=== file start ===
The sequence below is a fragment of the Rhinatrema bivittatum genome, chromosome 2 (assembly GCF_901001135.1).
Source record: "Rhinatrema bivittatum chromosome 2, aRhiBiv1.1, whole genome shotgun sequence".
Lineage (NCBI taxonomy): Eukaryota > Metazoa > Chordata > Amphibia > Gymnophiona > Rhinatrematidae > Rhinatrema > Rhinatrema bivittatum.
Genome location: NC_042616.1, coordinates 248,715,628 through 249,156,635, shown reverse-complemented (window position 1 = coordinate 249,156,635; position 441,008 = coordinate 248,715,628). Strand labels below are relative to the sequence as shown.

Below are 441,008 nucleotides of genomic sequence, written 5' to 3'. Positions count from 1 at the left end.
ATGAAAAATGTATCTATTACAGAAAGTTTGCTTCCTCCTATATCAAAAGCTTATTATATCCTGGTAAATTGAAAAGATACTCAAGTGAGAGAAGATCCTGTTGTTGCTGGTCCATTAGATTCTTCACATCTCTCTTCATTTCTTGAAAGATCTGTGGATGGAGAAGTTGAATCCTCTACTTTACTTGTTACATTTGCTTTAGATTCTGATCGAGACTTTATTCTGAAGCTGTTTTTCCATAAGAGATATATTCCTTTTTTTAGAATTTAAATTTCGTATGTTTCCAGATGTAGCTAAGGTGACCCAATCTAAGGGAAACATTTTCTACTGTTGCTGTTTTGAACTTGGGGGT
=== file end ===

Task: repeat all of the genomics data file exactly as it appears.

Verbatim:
The sequence below is a fragment of the Rhinatrema bivittatum genome, chromosome 2 (assembly GCF_901001135.1).
Source record: "Rhinatrema bivittatum chromosome 2, aRhiBiv1.1, whole genome shotgun sequence".
Lineage (NCBI taxonomy): Eukaryota > Metazoa > Chordata > Amphibia > Gymnophiona > Rhinatrematidae > Rhinatrema > Rhinatrema bivittatum.
Genome location: NC_042616.1, coordinates 248,715,628 through 249,156,635, shown reverse-complemented (window position 1 = coordinate 249,156,635; position 441,008 = coordinate 248,715,628). Strand labels below are relative to the sequence as shown.

Below are 441,008 nucleotides of genomic sequence, written 5' to 3'. Positions count from 1 at the left end.
ATGAAAAATGTATCTATTACAGAAAGTTTGCTTCCTCCTATATCAAAAGCTTATTATATCCTGGTAAATTGAAAAGATACTCAAGTGAGAGAAGATCCTGTTGTTGCTGGTCCATTAGATTCTTCACATCTCTCTTCATTTCTTGAAAGATCTGTGGATGGAGAAGTTGAATCCTCTACTTTACTTGTTACATTTGCTTTAGATTCTGATCGAGACTTTATTCTGAAGCTGTTTTTCCATAAGAGATATATTCCTTTTTTTAGAATTTAAATTTCGTATGTTTCCAGATGTAGCTAAGGTGACCCAATCTAAGGGAAACATTTTCTACTGTTGCTGTTTTGAACTTGGGGGT